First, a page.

First, it’s key to read the full report and watch the 18 minute video of the highlights of the research report, the Collaborative Economy. The report defines the movement, gives quantified examples of disruption, indicates the three market forces that are driving this trend, and offers solutions for corporations who must adopt the value chain. Once you’ve done this, we can explore the advanced model (above), which proposes a hypothetical model that we created in the market where new forms of transaction emerge and the end state is where the crowd starts to design and build the company’s products.
[For corporations that adopt the Collaborative Economy Value Chain, this results in market efficiencies that bear new products, services, and business growth]
Exploring the Above Graphic: The Collaborative Economy Value Chain (Exploded View).
Starting at the top at the products and moving clockwise, let’s explore the three major use cases of the Collaborative Economy for corporations. In each phase, a shift is required as products become services, services become marketplaces, and marketplaces build products. I have named each of these phases, and then I have given real world examples of these phases already happening. In the table below, I give further definition to the transaction types at each phase.
- In Company as a Service products become services. In this advanced model, companies move beyond traditional selling and transform their products to services. I call this, “Company as a Service.” To date, both BMW and Toyota are renting their cars from their dealership lots in San Francisco in order to serve the growing car-sharing trend. For those familiar with Netflix or Salesforce, this business model isn’t new, and it’s a good entry point for corporations.
- In Motivate a Marketplace services become a marketplace. Companies evolve their services to an entire marketplace, called “Motivate a Marketplace,” which taps into peer-to-peer markets that are already trading goods and services a traditional company involved. The difference here is that corporations must join this marketplace, rather than stand aside and be disrupted. One notable example today is Patagonia, which partnered with eBay to encourage customers to buy used goods, rather than buy new.
- In Provide a Platform, marketplaces build your products. The last phase, where marketplaces shift to products, means that corporations allow the crowd to collaborate on core business functions, such as design, funding, marketing, development, production, delivery, and sales. We’re already seeing examples emerge in pieces (Kickstarter for funding, Etsy for production, Quirkly for development, and Deliv for delivery). I see copious, open, market opportunities for brands to transform their businesses by being involved in the Collaborative Economy.
Transactions in the Collaborative Economy
Now that we’ve identified the phases in the Collaborative Economy Value Chain, we are free to explore the many transaction types that have already emerged in the industry. I’m thankful in particular to Neal Gorenflo, the founder of Shareable Magazine (the premiere media site in this space), who spent a few afternoons with me to map out the transaction types during my research process. The table below was featured in the appendix of the report.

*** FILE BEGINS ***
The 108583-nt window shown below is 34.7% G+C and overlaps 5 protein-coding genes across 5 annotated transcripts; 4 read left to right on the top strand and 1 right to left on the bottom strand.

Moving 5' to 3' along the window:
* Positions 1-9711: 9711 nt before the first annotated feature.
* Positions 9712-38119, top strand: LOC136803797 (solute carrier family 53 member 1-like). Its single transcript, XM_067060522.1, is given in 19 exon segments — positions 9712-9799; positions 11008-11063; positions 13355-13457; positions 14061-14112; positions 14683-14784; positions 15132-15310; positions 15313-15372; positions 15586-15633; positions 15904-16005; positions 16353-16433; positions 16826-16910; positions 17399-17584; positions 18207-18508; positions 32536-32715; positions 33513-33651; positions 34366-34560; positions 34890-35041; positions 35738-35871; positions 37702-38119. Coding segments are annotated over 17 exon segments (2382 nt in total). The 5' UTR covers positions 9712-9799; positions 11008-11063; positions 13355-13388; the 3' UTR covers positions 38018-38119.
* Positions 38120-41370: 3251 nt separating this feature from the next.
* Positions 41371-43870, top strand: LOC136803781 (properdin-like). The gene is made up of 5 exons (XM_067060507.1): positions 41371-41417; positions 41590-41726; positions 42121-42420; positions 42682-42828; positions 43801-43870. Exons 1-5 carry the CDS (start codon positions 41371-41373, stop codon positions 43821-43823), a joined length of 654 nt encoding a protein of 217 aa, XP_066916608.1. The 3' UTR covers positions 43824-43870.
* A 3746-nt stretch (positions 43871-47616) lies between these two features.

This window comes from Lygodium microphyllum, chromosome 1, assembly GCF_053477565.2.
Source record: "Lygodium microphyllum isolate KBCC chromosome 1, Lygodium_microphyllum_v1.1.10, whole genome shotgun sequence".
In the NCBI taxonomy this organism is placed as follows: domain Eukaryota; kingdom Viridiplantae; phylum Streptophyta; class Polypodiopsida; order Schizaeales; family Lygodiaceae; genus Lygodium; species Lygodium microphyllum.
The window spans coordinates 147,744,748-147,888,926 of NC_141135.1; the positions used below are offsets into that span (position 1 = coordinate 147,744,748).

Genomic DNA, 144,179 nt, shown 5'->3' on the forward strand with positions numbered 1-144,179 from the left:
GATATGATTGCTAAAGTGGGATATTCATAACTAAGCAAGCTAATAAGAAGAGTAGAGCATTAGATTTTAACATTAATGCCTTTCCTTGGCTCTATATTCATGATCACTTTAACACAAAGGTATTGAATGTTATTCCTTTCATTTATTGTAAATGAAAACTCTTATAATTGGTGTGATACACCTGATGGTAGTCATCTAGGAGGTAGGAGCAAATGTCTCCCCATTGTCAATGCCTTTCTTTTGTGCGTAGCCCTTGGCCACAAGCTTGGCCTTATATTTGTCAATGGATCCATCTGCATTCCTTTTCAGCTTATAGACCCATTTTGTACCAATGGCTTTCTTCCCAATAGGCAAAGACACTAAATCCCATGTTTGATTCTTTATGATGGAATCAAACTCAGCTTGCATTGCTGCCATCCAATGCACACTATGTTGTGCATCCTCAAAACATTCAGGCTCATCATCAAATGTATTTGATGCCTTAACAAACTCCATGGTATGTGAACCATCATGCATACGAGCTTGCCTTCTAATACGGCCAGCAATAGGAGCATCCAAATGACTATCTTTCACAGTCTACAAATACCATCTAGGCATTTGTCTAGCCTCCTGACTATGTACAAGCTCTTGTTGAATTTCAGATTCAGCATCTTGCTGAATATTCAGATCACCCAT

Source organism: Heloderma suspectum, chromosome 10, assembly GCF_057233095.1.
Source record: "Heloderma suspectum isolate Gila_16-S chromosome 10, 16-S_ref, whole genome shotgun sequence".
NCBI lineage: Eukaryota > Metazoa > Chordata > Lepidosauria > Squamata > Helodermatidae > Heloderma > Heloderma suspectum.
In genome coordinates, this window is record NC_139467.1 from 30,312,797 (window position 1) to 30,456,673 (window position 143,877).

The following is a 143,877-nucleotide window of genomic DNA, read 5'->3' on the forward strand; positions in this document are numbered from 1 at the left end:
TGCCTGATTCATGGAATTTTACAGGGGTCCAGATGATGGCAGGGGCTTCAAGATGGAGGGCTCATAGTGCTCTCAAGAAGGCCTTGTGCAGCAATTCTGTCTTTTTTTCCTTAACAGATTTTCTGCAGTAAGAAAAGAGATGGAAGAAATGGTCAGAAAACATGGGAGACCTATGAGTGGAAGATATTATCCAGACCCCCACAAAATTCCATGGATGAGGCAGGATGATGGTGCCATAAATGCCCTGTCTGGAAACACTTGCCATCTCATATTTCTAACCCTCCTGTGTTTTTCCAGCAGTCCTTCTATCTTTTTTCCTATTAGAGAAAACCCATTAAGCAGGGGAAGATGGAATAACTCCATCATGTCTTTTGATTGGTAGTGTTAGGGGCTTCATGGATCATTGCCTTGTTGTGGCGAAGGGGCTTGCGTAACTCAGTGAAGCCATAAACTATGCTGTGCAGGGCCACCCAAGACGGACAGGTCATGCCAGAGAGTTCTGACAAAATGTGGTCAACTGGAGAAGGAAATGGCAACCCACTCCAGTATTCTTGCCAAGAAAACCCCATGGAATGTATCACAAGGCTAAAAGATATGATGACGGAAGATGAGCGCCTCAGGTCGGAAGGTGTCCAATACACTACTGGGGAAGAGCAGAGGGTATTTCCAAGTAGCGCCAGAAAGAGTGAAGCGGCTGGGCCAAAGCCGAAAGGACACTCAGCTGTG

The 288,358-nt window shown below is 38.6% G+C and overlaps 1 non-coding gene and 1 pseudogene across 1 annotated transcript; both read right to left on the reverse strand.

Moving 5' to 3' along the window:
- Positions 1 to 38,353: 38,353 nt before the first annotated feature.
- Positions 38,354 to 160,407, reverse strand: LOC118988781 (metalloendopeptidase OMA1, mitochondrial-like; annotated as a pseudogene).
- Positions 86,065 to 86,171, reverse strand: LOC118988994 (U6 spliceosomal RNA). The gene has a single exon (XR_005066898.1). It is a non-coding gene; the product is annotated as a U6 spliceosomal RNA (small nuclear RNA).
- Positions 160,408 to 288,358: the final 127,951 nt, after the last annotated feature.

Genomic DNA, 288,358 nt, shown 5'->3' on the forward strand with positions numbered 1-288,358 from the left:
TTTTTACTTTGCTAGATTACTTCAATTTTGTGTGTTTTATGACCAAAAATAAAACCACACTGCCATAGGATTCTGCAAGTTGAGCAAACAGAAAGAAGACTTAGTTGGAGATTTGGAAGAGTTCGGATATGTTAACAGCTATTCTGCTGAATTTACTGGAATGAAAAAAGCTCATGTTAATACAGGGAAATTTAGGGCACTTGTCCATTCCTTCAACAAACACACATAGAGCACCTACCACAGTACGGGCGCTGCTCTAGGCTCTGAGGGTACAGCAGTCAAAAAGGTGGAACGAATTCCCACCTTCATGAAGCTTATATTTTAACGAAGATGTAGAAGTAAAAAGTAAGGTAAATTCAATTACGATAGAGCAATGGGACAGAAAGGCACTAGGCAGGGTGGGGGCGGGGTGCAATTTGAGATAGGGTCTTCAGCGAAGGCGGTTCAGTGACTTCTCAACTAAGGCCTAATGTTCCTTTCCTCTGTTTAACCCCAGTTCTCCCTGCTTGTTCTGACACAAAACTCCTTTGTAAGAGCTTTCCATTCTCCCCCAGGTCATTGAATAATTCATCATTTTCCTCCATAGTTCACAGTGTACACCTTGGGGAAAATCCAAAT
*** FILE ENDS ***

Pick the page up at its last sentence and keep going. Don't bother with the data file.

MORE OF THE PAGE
||Not new — but more and more individuals are empowered to provide goods and services directly to consumers online.
||Crafters sell their wares on Etsy; virtual workers get hired on oDesk and Elance.
||Traditional selling as we know it has morphed as disintermediation has occurred.
||For payment, a seller offers used goods for purchase.
||Craigslist and eBay are household names, but Apple’s refurbished products also count.
||Most non-consumable goods
||For payment, a provider offers a product for use.
||RelayRides enables consumers to rent cars from anyone. Rent-a-Toy allows parents to rent toys for their children.
||High-cost or low-usage goods
||For a recurring payment, a provider offers repeat products or services.
||Zipcar offers a month-to-month subscription plan with tiered pricing.
||Renewable goods, goods that require seasonal storage, repeat services
||Two or more own or share a product or service together. Applies to individual and business.
||Sharing babysitting services on Sitting Around.
||High-cost or low-usage items
||Consumers become investors or banks, or invest in or lend directly to each other.
||Kickstarter enables the crowd to fund and help products to market. Lending Club, Zopa, FundingCircle, and Prosper facilitate peer-to-peer lending.
||Financing at reduced rates
||For no payment or a nominal fee, two parties trade goods or services directly.
||99dresses allows women to trade fashion. HomeExchange facilitates home swaps.
||All goods and many services fit into this category.
||For no payment or a nominal fee, a provider offers a product that will be returned.
||NeighborGoods facilitates loaning of household items, and more.
||Most non-consumable goods
||For no payment or a nominal fee, a “gifter” provides a product or service to a receiver. Reciprocation may be a requirement.
||Freecycle facilitates gifting of goods. GiftFlow’s mantra says it all: “Give what you can. Ask for what you need. Pay it forward.”
||Most non-consumable goods
Counterintuitive: Let go of your company to gain the market.
This macro view of how a corporation’s business model must change beyond the traditional selling model may be foreign to sellers of durable goods, CPG, retailers and wholesalers. When you look closely, however, large tech companies like IBM, Cisco, Microsoft, Salesforce and others are already activating many of these use cases. We expect that some companies will eventually incorporate at least one of these major use cases, but the really savvy ones will activate all use case scenarios to tap into their marketplace and glean a share of the new market transactions that are already happening without them. We looked closely and found that, on average, the sharing startups like Kickstarter or Uber are taking about a 20% transaction fee. We believe corporations can do the same. Without a doubt, the biggest challenge is the of the major paradigm shift that is necessary for corporations to let go of old methodology. The only way for business leaders to advance to this phase is to “let go” of your company to gain the market.More: Read all my posts tagged the Collaborative Economy for additional information.